Sorting Swimmers Shoulders

Daniel Butler & Lennard Funk

In swimming the majority of propulsion comes from the upper limbs.  This coupled with repetitive overhead movements, means competitive swimmers can achieve over a million overarm movements a year. Shoulder problems are therefore common in swimmers. Most can be managed without the involvement of a shoulder specialist, but when they cannot, referral to a shoulder specialist is indicated. 

We reviewed all competitive swimmers presenting to our practice over a six-year period. Inclusion criteria was a competitive swimmer of club level and above, with a period of failed non-operative management of more than 6 months prior to referral.
There were fourteen swimmers that met the selection criteria, with a mean age of 20 years. This comprised 9 international athletes, two club level and three Paralympic swimmers.

The predominant swimming stroke was: 
- Freestyle: 6
- Butterfly: 2
- Breaststroke: 1
- Backstroke: 3
- Freestyle/Backstroke: 1

Based on clinical examinations and MR Arthrogram imaging the diagnoses consisted of:
- Labral tears: 6
- SLAP – 3
- Bankart – 3
- Internal Impingement – 3
- Subacromial impingement – 4
- HAGL – 1

Treatments included specialist physiotherapy, injections and surgery. Six had arthroscopic labral repair surgery, four had physiotherapy alone and three had a corticosteroid injection.  All labral repairs underwent surgical arthroscopic repair. All impingement and internal impingement cases had physiotherapy and a steroid injection if required. A specialist swimming therapist and/or a specialist shoulder therapist provided the physiotherapy. These therapists worked with the referring therapist in most cases.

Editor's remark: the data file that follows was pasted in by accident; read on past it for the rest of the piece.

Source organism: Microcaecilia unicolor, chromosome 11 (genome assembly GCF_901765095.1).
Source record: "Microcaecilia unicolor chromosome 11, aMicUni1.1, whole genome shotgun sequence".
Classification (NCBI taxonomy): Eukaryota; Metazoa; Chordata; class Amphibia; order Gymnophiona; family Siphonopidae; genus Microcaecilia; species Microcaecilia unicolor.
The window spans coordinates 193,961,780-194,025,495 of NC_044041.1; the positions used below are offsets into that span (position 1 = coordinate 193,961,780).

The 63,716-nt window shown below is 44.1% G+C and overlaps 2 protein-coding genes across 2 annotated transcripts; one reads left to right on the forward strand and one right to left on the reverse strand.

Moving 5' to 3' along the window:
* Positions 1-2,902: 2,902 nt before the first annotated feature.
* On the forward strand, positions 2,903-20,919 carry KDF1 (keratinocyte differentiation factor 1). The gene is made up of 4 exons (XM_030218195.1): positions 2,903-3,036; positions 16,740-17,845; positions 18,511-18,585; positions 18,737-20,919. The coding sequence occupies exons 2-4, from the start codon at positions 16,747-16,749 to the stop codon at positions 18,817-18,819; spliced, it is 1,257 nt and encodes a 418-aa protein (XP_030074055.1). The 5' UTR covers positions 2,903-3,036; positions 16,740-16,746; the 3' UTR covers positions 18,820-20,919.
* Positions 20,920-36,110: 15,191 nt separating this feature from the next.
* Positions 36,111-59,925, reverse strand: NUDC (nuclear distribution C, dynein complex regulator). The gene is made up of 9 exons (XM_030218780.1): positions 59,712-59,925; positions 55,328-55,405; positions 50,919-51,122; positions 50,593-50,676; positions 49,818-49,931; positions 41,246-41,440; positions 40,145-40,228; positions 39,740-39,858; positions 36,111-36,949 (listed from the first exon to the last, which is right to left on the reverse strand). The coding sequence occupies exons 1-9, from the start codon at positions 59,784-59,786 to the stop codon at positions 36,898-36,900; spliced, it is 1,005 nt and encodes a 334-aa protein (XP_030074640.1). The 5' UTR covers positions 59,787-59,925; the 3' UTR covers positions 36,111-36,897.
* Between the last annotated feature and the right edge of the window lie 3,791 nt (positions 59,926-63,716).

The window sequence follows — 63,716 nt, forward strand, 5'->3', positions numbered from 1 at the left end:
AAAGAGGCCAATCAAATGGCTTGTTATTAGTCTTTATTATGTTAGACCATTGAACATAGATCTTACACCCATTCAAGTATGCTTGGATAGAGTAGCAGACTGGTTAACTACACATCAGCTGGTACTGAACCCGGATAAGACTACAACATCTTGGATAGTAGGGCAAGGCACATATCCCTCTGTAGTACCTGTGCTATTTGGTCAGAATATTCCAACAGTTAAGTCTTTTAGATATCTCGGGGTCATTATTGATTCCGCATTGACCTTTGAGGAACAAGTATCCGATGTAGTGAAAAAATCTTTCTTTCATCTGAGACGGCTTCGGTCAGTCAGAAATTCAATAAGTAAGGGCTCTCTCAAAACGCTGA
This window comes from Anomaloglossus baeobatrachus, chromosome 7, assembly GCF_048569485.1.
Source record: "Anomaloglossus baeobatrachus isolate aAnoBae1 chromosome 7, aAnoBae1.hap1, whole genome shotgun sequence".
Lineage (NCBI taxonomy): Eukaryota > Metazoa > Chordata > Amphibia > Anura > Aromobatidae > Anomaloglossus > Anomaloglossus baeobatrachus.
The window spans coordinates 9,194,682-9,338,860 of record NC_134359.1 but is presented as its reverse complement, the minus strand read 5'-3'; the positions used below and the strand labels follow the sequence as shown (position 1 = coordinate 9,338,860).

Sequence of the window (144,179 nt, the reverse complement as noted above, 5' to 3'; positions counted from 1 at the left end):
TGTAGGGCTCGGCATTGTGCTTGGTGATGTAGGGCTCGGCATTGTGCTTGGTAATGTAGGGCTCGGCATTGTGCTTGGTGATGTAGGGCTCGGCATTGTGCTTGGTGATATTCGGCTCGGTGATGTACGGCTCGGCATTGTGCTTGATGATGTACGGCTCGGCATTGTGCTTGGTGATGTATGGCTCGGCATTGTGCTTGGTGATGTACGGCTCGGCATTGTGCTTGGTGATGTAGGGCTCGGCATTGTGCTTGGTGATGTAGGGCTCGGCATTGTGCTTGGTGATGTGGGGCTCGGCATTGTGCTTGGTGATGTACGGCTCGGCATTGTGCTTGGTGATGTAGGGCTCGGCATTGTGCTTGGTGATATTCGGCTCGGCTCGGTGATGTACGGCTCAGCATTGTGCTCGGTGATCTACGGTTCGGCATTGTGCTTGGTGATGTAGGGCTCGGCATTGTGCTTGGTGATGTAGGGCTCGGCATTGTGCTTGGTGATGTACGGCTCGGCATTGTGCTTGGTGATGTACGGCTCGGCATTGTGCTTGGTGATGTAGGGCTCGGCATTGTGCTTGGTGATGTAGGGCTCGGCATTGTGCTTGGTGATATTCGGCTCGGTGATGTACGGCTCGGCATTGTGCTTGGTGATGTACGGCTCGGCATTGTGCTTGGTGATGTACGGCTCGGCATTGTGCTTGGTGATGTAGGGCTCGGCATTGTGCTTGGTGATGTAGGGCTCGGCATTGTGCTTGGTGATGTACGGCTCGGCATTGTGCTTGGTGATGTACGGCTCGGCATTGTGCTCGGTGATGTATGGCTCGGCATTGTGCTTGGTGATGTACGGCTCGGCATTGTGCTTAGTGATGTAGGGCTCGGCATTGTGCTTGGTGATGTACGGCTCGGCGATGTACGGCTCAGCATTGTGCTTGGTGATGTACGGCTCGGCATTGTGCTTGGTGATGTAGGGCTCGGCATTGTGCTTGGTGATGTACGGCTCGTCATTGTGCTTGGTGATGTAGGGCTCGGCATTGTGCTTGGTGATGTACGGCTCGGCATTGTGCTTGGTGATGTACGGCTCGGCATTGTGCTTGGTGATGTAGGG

There were a number of interesting findings from this study:
1. There was no correlation between swimming stroke and type of injury, although the majority of our patients were freestyle swimmers.
2. Despite the belief that hyperlaxity is associated with shoulder pathology, only 38% of our swimmers had a high score (>6). This is similar to the study by Bak et al., who found a hyperlaxity incidence of 22% in painful swimmers shoulders. 
3. The majority of swimmers had good scapula rhythm, with no visible dyskinesis., even in those with chronic impingement.
4. None of the six who underwent arthroscopy had impingement as the leading indication
5. No swimmers with impingement underwent surgery. Their mean return to swimming was 1.6months.  
6. All labral tears required surgery and failed non-operative management. 
7. The mean time to return to swimming after arthroscopic labral repair was 2.9 months.

This study showed that the appropriate use of clinical tests and the balance between conservative and surgical treatments lead to good outcomes for swimmers suffering from shoulder injuries. The appropriate choice of treatment along with the advances in imaging and shoulder rehabilitation meant no swimmers with impingement underwent surgery.  

In summary, competitive swimmers who present to shoulder surgeons have the best opportunity of reaching their pre-injury level if the management is carefully considered and appropriate for each swimmer, regardless of the injury. Chronic impingement can be effectively managed with conservative treatment, whilst labral tears require surgical repair.  

Also See: Swimmer's Shoulder


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